Origin: France (Bretagne)
Type: Single Malt Breton Whisky
Ageing casks: Ex-Bourbon and ex-Sherry
Added coloring: No
Owner: Distillerie Warenghem
Average price: € 59.00
Official website: distillerie-warenghem.com
The Breton distillery Warenghem is no stranger to peated whiskies, a genre that’s always present in their bottlings although not in a brazen way.
If it was with Triagoz (soon to be featured on these pages) that they produced their first declared peated bottling, it’s with this bottle that the distillery is launching a line dedicated purely to peat’s lovers.
The name comes from an area of Finisterra, in Brittany, called Yeun Elez and known for its marshes and forests. This cosy setting has led to it being considered an entrance to hell, as told in the distillery’s own words:
“According to the legend told by Anatole le Braz, it was here that the damned souls who tormented the living were thrown. Tadic-Coz knew the secret ritual of binding the souls of ghosts to the body of a black dog, and instructed young Jobic to guide the dog to the gate to Hell, and he went from presbytery to presbytery to collect the spirits, taking the dog to the Rector of Commana. Together with the latter, at sunset, they threw the dog into the swamp of Yeun Elez, condemning the spirits to eternal damnation.”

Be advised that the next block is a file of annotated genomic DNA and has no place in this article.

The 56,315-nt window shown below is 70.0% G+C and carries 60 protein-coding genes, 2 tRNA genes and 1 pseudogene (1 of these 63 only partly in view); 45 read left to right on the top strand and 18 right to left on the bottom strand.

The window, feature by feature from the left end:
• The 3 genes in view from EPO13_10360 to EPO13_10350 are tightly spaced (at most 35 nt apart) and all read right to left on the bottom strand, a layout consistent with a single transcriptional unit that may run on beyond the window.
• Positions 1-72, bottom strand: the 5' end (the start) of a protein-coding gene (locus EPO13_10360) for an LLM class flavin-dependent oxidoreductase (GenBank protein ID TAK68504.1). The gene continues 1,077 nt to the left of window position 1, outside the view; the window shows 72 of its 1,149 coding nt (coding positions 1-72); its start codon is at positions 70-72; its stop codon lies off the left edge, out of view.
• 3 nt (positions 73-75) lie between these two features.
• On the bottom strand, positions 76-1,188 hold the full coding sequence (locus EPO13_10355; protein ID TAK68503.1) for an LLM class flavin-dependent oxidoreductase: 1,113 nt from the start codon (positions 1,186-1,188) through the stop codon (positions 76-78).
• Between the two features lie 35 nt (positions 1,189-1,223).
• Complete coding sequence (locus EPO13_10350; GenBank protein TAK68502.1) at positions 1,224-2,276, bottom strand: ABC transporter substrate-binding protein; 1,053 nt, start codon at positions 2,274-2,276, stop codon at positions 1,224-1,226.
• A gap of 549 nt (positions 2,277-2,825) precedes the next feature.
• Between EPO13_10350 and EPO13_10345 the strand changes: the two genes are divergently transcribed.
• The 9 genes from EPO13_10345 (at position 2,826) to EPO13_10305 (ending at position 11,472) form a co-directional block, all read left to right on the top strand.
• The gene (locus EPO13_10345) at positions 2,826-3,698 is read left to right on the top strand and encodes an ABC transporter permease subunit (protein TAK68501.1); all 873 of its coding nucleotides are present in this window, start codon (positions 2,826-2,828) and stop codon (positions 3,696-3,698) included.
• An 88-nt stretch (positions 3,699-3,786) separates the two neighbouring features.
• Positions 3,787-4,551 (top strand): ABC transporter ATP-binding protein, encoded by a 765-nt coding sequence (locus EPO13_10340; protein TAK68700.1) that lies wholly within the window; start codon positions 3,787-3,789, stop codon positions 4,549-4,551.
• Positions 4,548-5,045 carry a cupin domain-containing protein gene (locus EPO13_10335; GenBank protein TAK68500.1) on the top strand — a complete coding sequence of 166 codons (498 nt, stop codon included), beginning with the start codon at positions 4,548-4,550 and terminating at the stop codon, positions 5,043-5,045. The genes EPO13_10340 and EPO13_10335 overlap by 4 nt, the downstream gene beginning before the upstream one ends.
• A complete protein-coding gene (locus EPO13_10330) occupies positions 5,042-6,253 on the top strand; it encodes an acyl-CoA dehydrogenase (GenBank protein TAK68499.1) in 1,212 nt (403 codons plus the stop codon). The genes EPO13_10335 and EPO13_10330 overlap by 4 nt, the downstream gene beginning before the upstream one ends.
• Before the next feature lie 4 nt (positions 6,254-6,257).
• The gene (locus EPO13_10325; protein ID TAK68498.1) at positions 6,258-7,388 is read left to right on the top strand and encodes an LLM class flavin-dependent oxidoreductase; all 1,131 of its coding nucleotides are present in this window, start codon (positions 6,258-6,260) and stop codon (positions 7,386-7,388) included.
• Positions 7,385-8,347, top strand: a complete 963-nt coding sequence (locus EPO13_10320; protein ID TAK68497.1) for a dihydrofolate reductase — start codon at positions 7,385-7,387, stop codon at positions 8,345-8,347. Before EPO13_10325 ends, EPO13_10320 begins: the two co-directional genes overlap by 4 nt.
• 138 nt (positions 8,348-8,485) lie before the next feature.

Made with 50ppm peated malt imported from Scotland, the process from distillation to bottling was all done in the distillery and presented with a beautiful label.
Very pale yellow, almost transparent, in the glass.
The aroma is intense peat, acrid and marine, with a nice medicinal and iodine profile that at times recalls a good Laphroaig, soon revealing a marked background of orange, baked apple, dates, caramel, liquorice and shortbread. There is also a trace of forest, pine needles and resin, which slips through the aromas. Full-bodied and well-dosed.
Smokier on the palate, with toasted wood and tobacco leading the way to a more distinctly saline soul with a soft body, thanks also to a certain freshness in the background given by the citrus and again that balsamic woodland note. Spicy notes (ginger and thyme) accompany liquorice, sugar bread and apple pie. Gradually the fiery aspect blurs with the more marine and sweet notes, without one ever overpowering the other.
The finish is quite long and ashy, of sea salt, liquorice, citrus and tobacco.
A peated whisky that knows how to maintain the right balance of flavours, without ever overdoing the toasted component that goes well with the more maritime and sweet notes. It combines the two aspects skilfully, perhaps at the expense of a greater complexity that would have made it truly memorable, but then again that is already a lot for the price tag.